This is a spoiler free review of Jurassic World: Dominion.
Do you like dinosaurs? Are you a fan of outrageous globe-trotting action? Are your fave parts of the Jurassic Park franchise the gruesome kills? If the answer to any or all of these questions is yes, then rejoice as you’ll probably have a ton of fun watching Jurassic World: Dominion.
Rebooting a franchise as iconic as Jurassic Park was never going to be easy. But in 2015, Colin Trevorrow did just that with Jurassic World. After handing the reins to J.A. Bayona for the second—or fifth, depending on how you look at it—entry, Trevorrow returns to finish the trilogy he started with the ambitious and often ridiculous (in a good way) Dominion.
Following directly on from Bayona’s massively underrated hard sci-fi sequel Fallen Kingdom, the film continues the story of Claire Dearing (Bryce Dallas Howard), Owen Grady (Chris Pratt), and their unexpected new family unit. Oh, also, in case you didn’t know from the trailers and the previous movie, dinosaurs live among us now, like everywhere. In the park, in the desert, in the sea! It’s great if you love dinosaurs but terrible if you enjoy being at the top of the food chain.
The notion of a true “Jurassic World” was something this movie was sold on, but it struggles to deliver. While there are a few stunning—and very fun—examples of the dinosaurs at large in the wild, the movie once again reverts to a more classic Jurassic Park formula in the second act. And that’s not a complaint from this reviewer. However, I can imagine that for some viewers, it may be a letdown based on the promotional materials. But while you may not get too many dinosaurs in the wild, we do get a lot of wild dinosaur action. In fact, this likely has more dinosaurs than any other Jurassic Park or World movie yet. And they’re understandably angry that they’re un-extinct.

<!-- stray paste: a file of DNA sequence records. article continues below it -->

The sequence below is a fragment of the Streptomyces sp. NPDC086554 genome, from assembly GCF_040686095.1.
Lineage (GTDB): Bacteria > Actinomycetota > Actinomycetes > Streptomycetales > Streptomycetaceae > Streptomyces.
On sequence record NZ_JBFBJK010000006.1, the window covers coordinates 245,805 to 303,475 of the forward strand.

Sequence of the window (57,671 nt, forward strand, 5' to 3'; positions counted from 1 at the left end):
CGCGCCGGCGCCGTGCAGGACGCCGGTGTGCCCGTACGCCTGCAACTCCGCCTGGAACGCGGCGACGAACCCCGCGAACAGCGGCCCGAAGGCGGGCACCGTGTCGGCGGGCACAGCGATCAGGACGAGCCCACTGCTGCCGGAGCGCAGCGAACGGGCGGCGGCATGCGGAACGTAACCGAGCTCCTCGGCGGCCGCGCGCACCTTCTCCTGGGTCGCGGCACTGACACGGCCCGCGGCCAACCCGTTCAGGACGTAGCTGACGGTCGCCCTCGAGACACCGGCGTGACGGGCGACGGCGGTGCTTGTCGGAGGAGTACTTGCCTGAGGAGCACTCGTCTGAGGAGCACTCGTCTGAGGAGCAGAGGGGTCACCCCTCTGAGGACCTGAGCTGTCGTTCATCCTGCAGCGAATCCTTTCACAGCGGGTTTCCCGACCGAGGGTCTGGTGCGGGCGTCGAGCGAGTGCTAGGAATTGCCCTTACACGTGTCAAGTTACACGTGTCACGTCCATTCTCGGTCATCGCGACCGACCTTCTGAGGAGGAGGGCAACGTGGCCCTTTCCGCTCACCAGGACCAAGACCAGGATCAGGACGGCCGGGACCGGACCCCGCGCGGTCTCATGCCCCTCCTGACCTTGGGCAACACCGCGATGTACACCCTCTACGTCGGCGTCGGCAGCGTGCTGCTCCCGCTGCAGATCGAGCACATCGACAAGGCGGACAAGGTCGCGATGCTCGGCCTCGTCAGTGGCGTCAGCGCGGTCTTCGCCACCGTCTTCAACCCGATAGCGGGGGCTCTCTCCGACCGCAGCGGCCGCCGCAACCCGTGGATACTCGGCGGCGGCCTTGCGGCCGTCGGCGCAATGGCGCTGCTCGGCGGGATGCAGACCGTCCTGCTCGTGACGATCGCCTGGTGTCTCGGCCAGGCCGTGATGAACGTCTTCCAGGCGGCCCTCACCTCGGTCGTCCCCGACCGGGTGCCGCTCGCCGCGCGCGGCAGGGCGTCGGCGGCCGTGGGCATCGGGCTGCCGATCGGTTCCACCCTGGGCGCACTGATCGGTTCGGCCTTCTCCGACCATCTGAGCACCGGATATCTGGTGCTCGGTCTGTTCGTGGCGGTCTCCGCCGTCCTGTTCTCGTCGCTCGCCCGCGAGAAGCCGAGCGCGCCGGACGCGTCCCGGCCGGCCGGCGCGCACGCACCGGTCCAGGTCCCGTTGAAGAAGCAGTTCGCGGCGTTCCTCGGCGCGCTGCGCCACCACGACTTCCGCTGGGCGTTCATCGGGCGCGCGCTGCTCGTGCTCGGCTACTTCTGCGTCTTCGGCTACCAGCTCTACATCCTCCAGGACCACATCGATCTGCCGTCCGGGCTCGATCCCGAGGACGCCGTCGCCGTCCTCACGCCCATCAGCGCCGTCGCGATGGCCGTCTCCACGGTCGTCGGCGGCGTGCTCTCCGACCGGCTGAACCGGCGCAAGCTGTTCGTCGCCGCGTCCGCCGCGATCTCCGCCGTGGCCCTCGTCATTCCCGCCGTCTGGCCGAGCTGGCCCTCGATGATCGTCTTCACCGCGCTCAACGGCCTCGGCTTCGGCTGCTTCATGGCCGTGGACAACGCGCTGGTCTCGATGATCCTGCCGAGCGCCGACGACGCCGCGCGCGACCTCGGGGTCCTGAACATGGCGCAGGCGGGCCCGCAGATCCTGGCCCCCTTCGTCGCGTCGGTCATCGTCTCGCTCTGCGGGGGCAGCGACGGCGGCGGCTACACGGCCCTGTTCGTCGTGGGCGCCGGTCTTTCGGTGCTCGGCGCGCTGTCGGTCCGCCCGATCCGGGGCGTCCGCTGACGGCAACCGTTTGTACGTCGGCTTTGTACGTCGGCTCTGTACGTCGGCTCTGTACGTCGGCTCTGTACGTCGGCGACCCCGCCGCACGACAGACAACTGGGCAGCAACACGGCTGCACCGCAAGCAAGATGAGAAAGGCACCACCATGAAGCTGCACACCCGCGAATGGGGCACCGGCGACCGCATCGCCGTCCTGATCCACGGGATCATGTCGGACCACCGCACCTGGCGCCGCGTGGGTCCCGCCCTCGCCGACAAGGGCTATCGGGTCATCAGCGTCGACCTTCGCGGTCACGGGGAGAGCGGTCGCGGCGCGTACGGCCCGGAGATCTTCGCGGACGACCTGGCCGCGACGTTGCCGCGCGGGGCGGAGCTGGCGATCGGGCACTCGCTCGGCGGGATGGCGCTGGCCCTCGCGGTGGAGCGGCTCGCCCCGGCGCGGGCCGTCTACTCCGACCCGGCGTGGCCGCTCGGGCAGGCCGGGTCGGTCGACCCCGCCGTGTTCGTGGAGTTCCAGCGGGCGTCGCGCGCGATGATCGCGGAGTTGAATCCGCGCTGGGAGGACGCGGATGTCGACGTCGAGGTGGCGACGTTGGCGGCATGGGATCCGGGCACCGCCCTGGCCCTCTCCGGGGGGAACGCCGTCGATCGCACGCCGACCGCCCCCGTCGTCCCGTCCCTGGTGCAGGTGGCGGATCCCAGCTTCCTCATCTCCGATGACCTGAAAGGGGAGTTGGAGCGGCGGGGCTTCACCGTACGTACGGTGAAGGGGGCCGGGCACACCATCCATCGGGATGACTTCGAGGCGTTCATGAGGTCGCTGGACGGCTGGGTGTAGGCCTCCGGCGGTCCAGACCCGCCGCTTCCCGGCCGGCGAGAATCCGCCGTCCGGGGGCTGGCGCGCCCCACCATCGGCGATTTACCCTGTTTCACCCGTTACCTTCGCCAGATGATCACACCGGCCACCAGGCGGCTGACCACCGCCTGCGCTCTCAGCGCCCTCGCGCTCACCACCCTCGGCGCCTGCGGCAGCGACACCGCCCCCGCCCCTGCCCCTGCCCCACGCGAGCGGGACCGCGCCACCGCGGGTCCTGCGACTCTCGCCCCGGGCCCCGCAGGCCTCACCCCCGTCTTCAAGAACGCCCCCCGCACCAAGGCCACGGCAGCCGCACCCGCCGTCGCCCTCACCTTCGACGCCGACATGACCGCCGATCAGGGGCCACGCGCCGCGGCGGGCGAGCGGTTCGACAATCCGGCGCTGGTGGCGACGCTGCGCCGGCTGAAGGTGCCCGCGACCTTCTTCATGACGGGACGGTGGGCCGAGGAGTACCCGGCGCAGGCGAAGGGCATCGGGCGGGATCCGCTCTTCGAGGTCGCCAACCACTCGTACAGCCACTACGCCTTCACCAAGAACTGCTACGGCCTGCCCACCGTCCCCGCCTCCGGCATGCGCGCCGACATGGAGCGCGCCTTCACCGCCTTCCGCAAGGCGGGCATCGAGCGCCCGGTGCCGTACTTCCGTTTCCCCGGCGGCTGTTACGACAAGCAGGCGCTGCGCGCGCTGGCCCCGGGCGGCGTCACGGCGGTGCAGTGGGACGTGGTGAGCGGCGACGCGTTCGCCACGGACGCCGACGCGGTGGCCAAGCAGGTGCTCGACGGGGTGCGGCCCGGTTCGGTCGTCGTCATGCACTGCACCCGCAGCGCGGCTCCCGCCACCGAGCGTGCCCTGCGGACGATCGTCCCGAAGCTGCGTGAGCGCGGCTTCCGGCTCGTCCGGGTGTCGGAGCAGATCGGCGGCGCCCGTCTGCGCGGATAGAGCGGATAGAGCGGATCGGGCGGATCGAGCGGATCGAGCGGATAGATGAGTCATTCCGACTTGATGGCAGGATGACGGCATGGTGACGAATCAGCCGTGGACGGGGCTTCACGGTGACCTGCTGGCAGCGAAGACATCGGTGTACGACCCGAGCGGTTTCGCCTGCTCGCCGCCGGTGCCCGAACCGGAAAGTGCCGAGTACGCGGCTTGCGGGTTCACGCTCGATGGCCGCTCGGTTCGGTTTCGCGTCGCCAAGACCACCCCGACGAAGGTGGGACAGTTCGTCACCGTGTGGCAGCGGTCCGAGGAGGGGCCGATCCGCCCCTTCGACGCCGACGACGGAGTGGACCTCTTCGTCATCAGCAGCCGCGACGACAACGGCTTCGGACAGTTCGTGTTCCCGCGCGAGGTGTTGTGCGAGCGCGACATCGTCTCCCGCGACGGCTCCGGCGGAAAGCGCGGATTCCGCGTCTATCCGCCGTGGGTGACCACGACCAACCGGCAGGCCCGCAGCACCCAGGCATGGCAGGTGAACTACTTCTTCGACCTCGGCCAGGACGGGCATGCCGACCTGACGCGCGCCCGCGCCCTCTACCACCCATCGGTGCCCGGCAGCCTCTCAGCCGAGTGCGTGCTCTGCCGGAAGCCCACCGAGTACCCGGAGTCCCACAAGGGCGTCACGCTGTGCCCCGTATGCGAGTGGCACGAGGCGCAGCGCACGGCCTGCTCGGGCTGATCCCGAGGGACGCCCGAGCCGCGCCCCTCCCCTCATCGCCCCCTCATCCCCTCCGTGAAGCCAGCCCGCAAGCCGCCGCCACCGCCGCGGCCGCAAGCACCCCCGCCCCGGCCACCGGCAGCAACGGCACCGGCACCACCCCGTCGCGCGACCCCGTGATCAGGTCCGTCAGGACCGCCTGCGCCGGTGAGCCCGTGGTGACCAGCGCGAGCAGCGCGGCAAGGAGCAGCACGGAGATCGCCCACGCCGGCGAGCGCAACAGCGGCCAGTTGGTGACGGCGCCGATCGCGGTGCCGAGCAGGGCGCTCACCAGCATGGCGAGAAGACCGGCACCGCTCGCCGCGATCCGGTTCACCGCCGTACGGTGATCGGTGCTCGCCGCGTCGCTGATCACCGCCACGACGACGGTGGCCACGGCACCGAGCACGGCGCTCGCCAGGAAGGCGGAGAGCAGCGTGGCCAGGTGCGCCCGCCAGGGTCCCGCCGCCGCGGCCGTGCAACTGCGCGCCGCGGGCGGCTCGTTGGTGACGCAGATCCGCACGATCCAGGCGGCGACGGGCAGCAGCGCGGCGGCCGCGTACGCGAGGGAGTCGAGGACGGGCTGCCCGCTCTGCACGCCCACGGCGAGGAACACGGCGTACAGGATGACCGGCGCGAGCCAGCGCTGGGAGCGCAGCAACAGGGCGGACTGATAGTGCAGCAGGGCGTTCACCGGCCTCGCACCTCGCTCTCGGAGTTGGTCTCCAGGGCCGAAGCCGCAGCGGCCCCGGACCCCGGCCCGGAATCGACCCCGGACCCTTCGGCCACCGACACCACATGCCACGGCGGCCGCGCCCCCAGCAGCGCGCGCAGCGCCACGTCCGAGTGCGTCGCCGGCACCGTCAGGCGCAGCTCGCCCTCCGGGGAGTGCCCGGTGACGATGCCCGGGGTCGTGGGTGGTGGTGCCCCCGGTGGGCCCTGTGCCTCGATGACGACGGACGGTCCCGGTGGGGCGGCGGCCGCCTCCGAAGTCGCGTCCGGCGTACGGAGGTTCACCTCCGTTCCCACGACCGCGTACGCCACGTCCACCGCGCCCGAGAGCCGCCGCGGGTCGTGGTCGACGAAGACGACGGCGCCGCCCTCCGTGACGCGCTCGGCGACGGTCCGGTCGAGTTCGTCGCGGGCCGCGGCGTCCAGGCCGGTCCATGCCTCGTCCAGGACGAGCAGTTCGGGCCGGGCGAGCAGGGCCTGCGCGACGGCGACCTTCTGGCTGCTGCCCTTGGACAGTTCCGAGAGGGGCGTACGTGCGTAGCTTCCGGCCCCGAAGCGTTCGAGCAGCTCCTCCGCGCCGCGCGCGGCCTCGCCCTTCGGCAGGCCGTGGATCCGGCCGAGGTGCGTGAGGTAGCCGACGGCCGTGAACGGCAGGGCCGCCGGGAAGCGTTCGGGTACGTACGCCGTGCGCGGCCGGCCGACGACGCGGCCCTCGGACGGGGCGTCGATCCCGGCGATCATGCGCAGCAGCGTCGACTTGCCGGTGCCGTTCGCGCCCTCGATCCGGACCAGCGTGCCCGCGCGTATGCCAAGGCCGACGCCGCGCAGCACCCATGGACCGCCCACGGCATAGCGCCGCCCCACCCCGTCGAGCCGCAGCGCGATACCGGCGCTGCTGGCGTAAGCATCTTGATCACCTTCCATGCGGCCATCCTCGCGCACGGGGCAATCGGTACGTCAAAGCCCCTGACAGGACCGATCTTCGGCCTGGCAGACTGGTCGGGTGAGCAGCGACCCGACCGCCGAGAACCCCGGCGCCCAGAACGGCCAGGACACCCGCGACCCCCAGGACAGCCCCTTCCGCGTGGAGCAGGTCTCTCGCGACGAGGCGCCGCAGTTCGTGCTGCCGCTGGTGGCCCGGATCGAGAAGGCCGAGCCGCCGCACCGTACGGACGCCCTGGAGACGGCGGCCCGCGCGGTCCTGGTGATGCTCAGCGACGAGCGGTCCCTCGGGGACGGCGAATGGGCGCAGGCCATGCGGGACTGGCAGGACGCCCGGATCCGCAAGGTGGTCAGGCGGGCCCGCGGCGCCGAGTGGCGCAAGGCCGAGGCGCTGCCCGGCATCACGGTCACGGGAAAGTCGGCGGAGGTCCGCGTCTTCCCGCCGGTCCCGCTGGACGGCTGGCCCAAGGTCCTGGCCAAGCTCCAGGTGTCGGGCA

While much of the focus is on the original returning cast—Laura Dern, Sam Neill, and Jeff Goldblum—and they are great, newcomers DeWanda Wise and Mamoudou Athie offer standout performances. Athie’s Ramsay Cole has one of the movie’s most interesting and satisfying arcs. And Wise gets some of the best dinosaur setpieces. Meanwhile, when it comes to those returning icons; their chemistry is stronger than ever. Every moment they’re on screen wraps you in the warm toasty embrace of nostalgia. And, of course, even playing against three of Hollywood’s most beloved performers and the film’s startling newcomers, Howard is a constant delight. Her journey from corporate shill to reluctant mother figure to radical dinosaur lover has been a rewarding one. She delivers a nice ending for the character here.
Something that was particularly exciting for this reviewer was the way this movie connected to the original Jurassic Park—both film and novel—in unexpected ways. The only real issue I had came from an ill-conceived plotline about the morals of genetic editing. It not only contradicted much of the established Jurassic Park morality code but also smacked of ableism at worst and thoughtlessness at best. It was a moral dark shadow over an otherwise rip-roaring dinosaur action movie.
Jurassic World: Dominion hits theaters on June 10.